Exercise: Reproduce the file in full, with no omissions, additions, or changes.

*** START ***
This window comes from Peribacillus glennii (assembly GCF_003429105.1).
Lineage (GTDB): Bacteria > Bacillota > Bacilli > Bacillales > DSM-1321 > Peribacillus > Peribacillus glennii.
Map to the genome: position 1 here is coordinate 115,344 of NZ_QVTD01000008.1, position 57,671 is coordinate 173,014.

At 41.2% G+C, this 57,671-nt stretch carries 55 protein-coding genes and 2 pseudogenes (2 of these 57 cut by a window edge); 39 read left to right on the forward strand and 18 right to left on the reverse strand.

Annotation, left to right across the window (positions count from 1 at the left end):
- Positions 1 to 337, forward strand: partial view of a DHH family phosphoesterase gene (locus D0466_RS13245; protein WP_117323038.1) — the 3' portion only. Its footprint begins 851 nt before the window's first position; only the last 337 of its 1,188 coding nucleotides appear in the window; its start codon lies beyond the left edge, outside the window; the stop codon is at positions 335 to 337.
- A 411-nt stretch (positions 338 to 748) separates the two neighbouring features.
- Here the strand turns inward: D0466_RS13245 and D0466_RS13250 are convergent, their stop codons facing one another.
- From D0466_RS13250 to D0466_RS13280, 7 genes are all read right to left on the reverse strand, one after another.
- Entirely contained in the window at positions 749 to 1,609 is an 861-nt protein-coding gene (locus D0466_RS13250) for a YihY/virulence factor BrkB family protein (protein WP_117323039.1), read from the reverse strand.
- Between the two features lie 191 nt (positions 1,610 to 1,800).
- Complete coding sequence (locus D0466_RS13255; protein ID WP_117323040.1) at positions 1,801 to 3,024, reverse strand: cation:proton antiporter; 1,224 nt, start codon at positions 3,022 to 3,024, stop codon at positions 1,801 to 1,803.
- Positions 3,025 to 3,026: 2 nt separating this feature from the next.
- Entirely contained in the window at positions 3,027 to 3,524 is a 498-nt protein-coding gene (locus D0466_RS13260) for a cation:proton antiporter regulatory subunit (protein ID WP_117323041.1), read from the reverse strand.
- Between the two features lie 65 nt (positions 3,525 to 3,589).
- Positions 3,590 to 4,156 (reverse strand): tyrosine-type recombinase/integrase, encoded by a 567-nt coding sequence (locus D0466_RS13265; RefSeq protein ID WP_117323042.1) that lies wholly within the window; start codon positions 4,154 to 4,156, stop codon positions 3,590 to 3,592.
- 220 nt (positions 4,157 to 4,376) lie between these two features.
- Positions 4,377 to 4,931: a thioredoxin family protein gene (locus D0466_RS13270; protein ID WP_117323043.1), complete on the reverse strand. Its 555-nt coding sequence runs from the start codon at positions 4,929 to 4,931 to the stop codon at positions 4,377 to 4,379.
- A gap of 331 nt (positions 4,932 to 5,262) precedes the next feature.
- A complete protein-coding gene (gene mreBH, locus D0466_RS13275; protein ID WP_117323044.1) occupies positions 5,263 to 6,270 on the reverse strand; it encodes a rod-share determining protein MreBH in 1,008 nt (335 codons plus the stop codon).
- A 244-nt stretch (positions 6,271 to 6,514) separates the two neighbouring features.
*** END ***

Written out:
This window comes from Peribacillus glennii (assembly GCF_003429105.1).
Lineage (GTDB): Bacteria > Bacillota > Bacilli > Bacillales > DSM-1321 > Peribacillus > Peribacillus glennii.
Map to the genome: position 1 here is coordinate 115,344 of NZ_QVTD01000008.1, position 57,671 is coordinate 173,014.

At 41.2% G+C, this 57,671-nt stretch carries 55 protein-coding genes and 2 pseudogenes (2 of these 57 cut by a window edge); 39 read left to right on the forward strand and 18 right to left on the reverse strand.

Annotation, left to right across the window (positions count from 1 at the left end):
- Positions 1 to 337, forward strand: partial view of a DHH family phosphoesterase gene (locus D0466_RS13245; protein WP_117323038.1) — the 3' portion only. Its footprint begins 851 nt before the window's first position; only the last 337 of its 1,188 coding nucleotides appear in the window; its start codon lies beyond the left edge, outside the window; the stop codon is at positions 335 to 337.
- A 411-nt stretch (positions 338 to 748) separates the two neighbouring features.
- Here the strand turns inward: D0466_RS13245 and D0466_RS13250 are convergent, their stop codons facing one another.
- From D0466_RS13250 to D0466_RS13280, 7 genes are all read right to left on the reverse strand, one after another.
- Entirely contained in the window at positions 749 to 1,609 is an 861-nt protein-coding gene (locus D0466_RS13250) for a YihY/virulence factor BrkB family protein (protein WP_117323039.1), read from the reverse strand.
- Between the two features lie 191 nt (positions 1,610 to 1,800).
- Complete coding sequence (locus D0466_RS13255; protein ID WP_117323040.1) at positions 1,801 to 3,024, reverse strand: cation:proton antiporter; 1,224 nt, start codon at positions 3,022 to 3,024, stop codon at positions 1,801 to 1,803.
- Positions 3,025 to 3,026: 2 nt separating this feature from the next.
- Entirely contained in the window at positions 3,027 to 3,524 is a 498-nt protein-coding gene (locus D0466_RS13260) for a cation:proton antiporter regulatory subunit (protein ID WP_117323041.1), read from the reverse strand.
- Between the two features lie 65 nt (positions 3,525 to 3,589).
- Positions 3,590 to 4,156 (reverse strand): tyrosine-type recombinase/integrase, encoded by a 567-nt coding sequence (locus D0466_RS13265; RefSeq protein ID WP_117323042.1) that lies wholly within the window; start codon positions 4,154 to 4,156, stop codon positions 3,590 to 3,592.
- 220 nt (positions 4,157 to 4,376) lie between these two features.
- Positions 4,377 to 4,931: a thioredoxin family protein gene (locus D0466_RS13270; protein ID WP_117323043.1), complete on the reverse strand. Its 555-nt coding sequence runs from the start codon at positions 4,929 to 4,931 to the stop codon at positions 4,377 to 4,379.
- A gap of 331 nt (positions 4,932 to 5,262) precedes the next feature.
- A complete protein-coding gene (gene mreBH, locus D0466_RS13275; protein ID WP_117323044.1) occupies positions 5,263 to 6,270 on the reverse strand; it encodes a rod-share determining protein MreBH in 1,008 nt (335 codons plus the stop codon).
- A 244-nt stretch (positions 6,271 to 6,514) separates the two neighbouring features.